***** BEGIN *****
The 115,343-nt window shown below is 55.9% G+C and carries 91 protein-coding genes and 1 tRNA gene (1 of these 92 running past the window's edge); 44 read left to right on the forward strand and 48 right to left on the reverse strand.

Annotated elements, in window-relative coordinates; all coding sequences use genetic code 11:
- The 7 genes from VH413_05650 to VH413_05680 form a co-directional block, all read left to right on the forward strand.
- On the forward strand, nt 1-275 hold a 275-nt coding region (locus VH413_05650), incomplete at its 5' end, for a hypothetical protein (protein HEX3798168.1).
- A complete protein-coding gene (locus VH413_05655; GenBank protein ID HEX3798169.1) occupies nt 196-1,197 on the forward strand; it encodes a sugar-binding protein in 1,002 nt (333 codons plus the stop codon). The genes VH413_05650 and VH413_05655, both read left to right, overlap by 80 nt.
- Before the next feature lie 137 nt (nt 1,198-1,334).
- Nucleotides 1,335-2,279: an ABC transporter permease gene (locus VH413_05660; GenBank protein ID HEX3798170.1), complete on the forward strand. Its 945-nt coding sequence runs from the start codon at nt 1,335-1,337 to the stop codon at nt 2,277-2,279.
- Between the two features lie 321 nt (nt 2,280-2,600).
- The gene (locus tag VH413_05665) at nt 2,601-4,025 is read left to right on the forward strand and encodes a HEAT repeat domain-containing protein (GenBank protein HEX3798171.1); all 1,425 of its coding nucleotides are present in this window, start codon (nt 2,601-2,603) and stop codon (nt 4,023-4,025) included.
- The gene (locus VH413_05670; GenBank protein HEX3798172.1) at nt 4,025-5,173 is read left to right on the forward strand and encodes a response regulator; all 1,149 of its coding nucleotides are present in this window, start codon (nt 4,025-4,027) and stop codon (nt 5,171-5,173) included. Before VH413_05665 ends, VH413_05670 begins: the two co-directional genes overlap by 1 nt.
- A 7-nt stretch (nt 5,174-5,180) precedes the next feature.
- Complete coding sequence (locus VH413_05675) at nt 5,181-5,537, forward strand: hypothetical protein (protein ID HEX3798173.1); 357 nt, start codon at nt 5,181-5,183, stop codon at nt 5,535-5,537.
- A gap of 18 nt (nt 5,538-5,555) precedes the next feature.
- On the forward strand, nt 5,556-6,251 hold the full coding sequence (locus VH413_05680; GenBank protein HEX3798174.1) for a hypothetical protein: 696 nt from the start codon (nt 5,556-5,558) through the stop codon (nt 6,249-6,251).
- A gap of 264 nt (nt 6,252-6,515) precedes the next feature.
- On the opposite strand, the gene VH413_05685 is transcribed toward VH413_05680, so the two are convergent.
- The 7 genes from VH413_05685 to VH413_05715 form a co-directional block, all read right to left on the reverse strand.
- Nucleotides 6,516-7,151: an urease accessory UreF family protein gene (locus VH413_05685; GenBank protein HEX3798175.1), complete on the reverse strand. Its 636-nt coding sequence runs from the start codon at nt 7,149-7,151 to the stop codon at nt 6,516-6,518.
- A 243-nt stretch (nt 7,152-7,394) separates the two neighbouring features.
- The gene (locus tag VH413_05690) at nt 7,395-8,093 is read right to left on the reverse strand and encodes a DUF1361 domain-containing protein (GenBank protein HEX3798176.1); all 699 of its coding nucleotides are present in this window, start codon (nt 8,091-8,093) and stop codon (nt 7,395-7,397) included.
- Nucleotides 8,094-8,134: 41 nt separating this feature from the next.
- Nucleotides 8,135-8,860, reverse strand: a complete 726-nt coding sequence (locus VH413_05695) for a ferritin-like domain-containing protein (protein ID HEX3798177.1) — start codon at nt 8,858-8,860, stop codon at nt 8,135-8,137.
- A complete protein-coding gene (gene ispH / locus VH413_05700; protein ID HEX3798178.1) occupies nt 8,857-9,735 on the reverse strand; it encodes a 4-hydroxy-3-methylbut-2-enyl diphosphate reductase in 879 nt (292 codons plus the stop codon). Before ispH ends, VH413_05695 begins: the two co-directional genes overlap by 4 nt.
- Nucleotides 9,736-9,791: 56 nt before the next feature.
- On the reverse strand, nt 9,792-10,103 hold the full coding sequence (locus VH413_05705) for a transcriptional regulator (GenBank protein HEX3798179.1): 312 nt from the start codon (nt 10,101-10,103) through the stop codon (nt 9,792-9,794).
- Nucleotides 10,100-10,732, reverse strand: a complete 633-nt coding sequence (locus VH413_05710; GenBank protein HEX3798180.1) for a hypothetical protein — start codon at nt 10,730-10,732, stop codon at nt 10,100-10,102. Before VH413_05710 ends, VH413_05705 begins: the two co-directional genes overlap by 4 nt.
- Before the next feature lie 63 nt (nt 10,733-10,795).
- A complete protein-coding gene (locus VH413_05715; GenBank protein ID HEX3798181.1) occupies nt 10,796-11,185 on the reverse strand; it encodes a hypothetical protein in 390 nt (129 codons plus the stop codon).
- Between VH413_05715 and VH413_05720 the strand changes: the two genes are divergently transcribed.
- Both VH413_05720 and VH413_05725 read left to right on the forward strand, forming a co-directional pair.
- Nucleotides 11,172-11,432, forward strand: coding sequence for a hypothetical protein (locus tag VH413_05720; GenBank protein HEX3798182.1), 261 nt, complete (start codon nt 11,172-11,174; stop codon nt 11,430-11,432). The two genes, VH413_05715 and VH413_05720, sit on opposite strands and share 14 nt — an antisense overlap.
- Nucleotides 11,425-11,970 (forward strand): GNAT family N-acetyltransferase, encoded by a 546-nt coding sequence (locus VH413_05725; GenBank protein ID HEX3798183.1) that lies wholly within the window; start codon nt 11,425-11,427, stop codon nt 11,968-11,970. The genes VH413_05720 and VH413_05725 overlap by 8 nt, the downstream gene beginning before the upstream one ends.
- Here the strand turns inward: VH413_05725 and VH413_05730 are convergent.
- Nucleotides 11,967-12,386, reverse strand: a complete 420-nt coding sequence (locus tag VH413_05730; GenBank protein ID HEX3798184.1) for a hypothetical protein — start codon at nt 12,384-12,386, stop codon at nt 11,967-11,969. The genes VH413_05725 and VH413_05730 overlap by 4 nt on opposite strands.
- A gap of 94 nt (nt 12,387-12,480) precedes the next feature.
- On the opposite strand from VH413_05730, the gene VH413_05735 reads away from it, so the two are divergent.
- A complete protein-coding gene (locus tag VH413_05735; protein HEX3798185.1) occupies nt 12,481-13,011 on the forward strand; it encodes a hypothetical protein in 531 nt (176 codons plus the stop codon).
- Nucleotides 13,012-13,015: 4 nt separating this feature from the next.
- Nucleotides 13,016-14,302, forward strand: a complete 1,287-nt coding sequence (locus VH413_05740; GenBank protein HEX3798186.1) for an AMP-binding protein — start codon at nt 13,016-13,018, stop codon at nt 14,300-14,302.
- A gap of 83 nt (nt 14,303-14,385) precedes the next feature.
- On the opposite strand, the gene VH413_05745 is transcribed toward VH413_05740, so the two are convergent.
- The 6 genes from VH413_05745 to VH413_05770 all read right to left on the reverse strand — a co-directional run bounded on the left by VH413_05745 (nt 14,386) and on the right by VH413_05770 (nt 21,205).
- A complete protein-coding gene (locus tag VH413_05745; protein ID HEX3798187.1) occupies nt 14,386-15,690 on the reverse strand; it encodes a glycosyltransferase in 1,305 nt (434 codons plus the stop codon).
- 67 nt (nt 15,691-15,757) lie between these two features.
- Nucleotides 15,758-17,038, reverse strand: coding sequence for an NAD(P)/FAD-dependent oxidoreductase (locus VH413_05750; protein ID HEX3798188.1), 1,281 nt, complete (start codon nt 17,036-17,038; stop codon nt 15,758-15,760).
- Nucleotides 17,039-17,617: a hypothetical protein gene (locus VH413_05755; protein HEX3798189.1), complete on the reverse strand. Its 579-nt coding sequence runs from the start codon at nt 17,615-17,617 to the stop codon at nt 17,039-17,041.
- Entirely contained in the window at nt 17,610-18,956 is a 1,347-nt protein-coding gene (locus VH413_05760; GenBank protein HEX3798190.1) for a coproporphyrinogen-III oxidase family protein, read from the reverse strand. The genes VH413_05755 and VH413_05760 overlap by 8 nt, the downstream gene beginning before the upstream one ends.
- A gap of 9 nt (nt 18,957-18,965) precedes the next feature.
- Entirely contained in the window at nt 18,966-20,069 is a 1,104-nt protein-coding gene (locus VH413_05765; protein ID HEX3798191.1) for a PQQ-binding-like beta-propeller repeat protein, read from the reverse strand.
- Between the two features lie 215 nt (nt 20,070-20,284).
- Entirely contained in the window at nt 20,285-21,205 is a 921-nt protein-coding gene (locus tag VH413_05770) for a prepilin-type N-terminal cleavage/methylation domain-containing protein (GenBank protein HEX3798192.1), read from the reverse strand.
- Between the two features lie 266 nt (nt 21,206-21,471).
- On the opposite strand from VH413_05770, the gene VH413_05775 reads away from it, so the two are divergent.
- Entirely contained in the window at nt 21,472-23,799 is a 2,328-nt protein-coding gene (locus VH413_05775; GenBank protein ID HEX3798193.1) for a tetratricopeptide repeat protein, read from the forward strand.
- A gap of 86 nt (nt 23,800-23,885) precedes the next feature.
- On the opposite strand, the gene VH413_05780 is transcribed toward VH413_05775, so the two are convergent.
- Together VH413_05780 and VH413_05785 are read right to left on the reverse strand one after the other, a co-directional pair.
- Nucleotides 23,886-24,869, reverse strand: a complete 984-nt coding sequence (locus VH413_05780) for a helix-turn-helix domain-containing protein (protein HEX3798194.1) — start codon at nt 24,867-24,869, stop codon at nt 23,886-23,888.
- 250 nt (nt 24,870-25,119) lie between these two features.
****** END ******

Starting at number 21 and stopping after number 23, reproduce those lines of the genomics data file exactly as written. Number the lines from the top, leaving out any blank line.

- Nucleotides 8,094-8,134: 41 nt separating this feature from the next.
- Nucleotides 8,135-8,860, reverse strand: a complete 726-nt coding sequence (locus VH413_05695) for a ferritin-like domain-containing protein (protein ID HEX3798177.1) — start codon at nt 8,858-8,860, stop codon at nt 8,135-8,137.
- A complete protein-coding gene (gene ispH / locus VH413_05700; protein ID HEX3798178.1) occupies nt 8,857-9,735 on the reverse strand; it encodes a 4-hydroxy-3-methylbut-2-enyl diphosphate reductase in 879 nt (292 codons plus the stop codon). Before ispH ends, VH413_05695 begins: the two co-directional genes overlap by 4 nt.